My wife and I fostered dogs in rescue for 10+ years. We have had more foster dogs through our house than I can count. We said goodbye to almost (with the exception of 1 foster fail who refused to move out) all of them as we dutifully found them a perfect home to live out the rest of their years. Rescue is hard work! It requires a lot of dog behavioral knowledge, grit, some light veterinary medical knowledge (apparently, how to treat gunshot wounds on a dog…) and above all it is emotionally draining. We decided we needed a break from the daily rescue grind to concentrate on our family, which included my mental health.
It wasn’t more than a week before we knew we needed to give back to our community in other ways, and my wife had signed us up for a volunteer orientation at Puppy Jake. Between my wife’s love of dogs (and I guess mine, by proxy) and my veteran status, we figured it would be a good fit. At the time, we had been locked in an 8-year battle with the VA to get earned disability benefits for myself, and were well aware of the shortfall in assistance for veterans. As soon as we connected with the Puppy Jake Foundation, helping veterans became a passion project for our family.
Within a few days of that orientation, we were picking up an adorable puppy to foster from Puppy Jake named Kernel (despite my telling my wife we wouldn’t do puppies, apparently, she agreed to one…) with plans to train the dog for the full 2 years for another disabled veteran. I, personally, knew the struggle of a disabled veteran and this was how I would help. We learned a lot throughout the service dog training process. Throughout our time training Kernel, I don’t know how many times my wife and I have said the phrase (when asked how we will give him up) “We love him very much, but he has a greater purpose, and he’s not ours, so we will send him on his way.”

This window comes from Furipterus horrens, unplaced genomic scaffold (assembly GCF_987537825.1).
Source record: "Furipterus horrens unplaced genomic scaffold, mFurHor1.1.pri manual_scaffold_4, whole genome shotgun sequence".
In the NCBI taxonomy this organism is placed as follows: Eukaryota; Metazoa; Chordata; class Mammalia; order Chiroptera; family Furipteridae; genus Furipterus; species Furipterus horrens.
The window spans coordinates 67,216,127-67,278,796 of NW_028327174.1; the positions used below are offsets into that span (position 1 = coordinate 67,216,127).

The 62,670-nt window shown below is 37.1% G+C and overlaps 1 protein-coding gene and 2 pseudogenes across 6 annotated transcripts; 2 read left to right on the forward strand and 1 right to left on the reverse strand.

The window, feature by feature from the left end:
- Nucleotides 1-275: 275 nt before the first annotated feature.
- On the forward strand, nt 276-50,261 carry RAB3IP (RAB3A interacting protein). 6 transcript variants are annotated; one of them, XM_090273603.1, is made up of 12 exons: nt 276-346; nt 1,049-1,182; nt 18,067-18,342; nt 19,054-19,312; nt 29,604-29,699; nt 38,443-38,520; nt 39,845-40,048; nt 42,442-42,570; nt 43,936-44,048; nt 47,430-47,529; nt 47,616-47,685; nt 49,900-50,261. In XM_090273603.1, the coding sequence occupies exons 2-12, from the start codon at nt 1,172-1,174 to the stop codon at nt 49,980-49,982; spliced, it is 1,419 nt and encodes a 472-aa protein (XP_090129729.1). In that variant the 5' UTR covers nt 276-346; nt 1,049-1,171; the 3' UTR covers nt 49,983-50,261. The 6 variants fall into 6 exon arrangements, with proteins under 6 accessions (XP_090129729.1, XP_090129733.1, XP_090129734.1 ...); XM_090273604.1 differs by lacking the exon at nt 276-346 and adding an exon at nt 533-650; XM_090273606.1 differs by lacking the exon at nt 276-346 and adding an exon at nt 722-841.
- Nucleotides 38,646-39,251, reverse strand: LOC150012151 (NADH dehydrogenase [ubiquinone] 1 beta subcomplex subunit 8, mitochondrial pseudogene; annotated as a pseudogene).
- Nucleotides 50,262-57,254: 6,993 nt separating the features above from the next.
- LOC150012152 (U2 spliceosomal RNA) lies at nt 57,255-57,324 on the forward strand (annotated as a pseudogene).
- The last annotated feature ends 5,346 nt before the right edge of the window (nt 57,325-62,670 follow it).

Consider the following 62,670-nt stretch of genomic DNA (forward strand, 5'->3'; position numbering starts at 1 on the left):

In the summer of 2021, I was meeting with one of my VA mental health providers (with Kernel training by my side) and he asked how my anxiety and PTSD were while I had been training Kernel. I said they were much better and quickly moved along. He stopped me and asked if I had ever considered applying for a service dog myself, and honestly, I hadn’t. In the military, you really learn to push through any struggles, especially mental health wise, and maybe I hadn’t fully admitted to myself the extent of my trauma.
For many years, my wife has gone pretty much everywhere with me. I struggled in crowds, and in public, and when I was employed, at work. She kept me grounded and appropriate. Kept my focus away from whatever I was struggling with. After many long conversations with my wife we decided I’d apply for a service dog for myself. Assuming it would be years and we would train several more dogs before I was awarded a dog myself.
In October 2021, we got the news from the Puppy Jake Board that Kernel, the dog I had spent 2 years training, would be MY service dog. We were elated. Kernel and I were already extremely bonded and he had already helped me so much.
Since having Kernel I am more confident, less anxious, and functioning at a higher level than I have been in years. It has also given my wife her freedom back as well. I can go to the gym, pick up groceries, out to dinner, and even to a movie theater without the debilitating anxiety that I had previously. I’ve slept better with Kernel by my side than I have in years, and he has not only changed my life, given me my freedom back, but also changed the lives around me.
I know the mission of the Puppy Jake Foundation is to help military veterans through the assistance of well bred, socialized and professionally trained service dogs but never did I understand how it could change MY life. I went into volunteering with the Puppy Jake Foundation knowing I wanted to help my fellow veterans, but ended up learning first hand how having a service dog, as a military veteran, can truly change a life for the better.
Zac Fox is a volunteer for the Puppy Jake Foundation.